Anything Is Possible by Elizabeth Strout

Ellie Rodgers

Anything Is Possible by Elizabeth StroutAnything Is Possible, Elizabeth Strout’s quietly brilliant new story collection, confronts childhood scars etched by poverty, abuse and shame, and how they remain embedded in our souls, affecting relationships and often guiding the trajectory of our lives. Yet there are glimmers of possibility. Small moments of human connection and tenderness lift her characters out of darkness, even if just for a time, because we really do need one another to survive.

In nine gorgeous stories, Strout explores dark currents coursing through the small farming community of  Amgash, Illinois. Families have lived there for decades, and the town “talked and talked” about affairs, the people affected by mental illness and often about Lucy Barton, who escaped her strange and abusive family long ago. Lucy now lives in New York City as a successful writer but haunts the town’s collective consciousness, especially as her new memoir appears in the local bookstore.

We first met Lucy in Strout’s 2016 best selling novel, My Name is Lucy Barton, in which her estranged mother comes to Lucy’s side during a long hospital stay. She and her mother fumble through an uneasy reconciliation by reminiscing about people in Amgash, some of whom Strout brings more fully to life in Anything Is Possible.

Strout introduces characters who knew Lucy growing up, watching as she suffered at the hands of abusive parents, ate from dumpsters to avoid starving and hid out after school in classrooms to stay warm, study and avoid going home.

The stories are reminiscent of Strout’s 2009 Pulitzer Prize-winning Olive Kitteridge, in how they orbit around Lucy and provide multiple points of view that allow us to more fully understand her, as well as some of the other characters. Like Olive, who is a unifying force but not always a main character, Lucy is the beating heart, drifting in and out of characters’ minds as they struggle with their own demons of betrayal, heartbreak, loneliness, and aging.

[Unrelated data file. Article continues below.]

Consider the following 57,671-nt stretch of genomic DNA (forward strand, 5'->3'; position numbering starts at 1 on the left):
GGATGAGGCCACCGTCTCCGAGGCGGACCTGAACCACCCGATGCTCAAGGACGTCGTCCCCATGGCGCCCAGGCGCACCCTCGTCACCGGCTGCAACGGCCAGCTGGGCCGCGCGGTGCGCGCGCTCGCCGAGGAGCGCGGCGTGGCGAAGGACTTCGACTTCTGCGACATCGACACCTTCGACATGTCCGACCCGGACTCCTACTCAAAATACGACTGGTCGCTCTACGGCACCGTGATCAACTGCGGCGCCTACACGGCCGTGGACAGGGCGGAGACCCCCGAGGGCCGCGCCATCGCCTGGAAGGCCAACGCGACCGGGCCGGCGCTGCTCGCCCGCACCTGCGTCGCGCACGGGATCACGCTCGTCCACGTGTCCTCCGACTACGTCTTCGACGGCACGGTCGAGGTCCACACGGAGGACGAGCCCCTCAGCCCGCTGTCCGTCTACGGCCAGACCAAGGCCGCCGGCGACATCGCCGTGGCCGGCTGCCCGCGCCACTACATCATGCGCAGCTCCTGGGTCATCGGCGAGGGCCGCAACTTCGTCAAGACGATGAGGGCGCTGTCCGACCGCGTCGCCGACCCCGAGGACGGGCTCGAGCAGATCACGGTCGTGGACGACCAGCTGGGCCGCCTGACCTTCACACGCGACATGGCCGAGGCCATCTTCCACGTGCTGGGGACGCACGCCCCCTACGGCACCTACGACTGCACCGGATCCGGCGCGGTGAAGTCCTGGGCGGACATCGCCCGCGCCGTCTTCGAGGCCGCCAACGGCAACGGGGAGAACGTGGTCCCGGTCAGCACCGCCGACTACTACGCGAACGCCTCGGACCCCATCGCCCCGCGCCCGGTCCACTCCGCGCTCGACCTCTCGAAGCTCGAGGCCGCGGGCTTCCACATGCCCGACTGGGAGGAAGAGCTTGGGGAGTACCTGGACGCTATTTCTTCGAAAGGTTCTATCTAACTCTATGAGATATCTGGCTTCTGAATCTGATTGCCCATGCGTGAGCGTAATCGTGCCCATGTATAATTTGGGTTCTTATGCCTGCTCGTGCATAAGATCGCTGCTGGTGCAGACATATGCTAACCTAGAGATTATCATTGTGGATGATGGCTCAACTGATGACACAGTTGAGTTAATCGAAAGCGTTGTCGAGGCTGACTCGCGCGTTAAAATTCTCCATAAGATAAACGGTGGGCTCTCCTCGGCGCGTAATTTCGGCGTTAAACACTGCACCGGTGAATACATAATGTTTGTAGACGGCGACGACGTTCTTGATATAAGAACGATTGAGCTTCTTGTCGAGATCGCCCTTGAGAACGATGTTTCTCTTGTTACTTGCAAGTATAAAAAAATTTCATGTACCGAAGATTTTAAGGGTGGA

There are the Pretty Nicely girls, Patty and Linda, whom Lucy and her mother chatted about in My Name is Lucy Barton. In “Windmills,” the second story in Anything Is Possible, Patty is a lonely widow struggling with her weight and the burden of caring for her mother. She works as a high school guidance counselor and has a troubling encounter with Lucy’s niece, who tells Patty students call her “fatty Patty” and mock her chaste relationship with her husband, who was molested as a child.

Like many of the characters in Anything Is Possible, Patty is affected by Lucy’s success and how the town had treated her family:

“In Lucy Barton’s memoir, Lucy wrote how people were always looking to feel superior to someone else, and Patty thought this was true. … she realized that Lucy Barton’s book had understood her. … Lucy Barton had her own shame; oh boy did she have her own shame. And she had risen right straight out of it.”

Patty also pines for Charlie Macauley, a married, PTSD-stricken Vietnam vet who appears in several stories and is in love with a prostitute, a liaison that leads to the end of his marriage. And Patty’s sister Linda has her own story as well, in “Cracked,” as the wife of a wealthy pervert who spies on women in their guest room via webcam.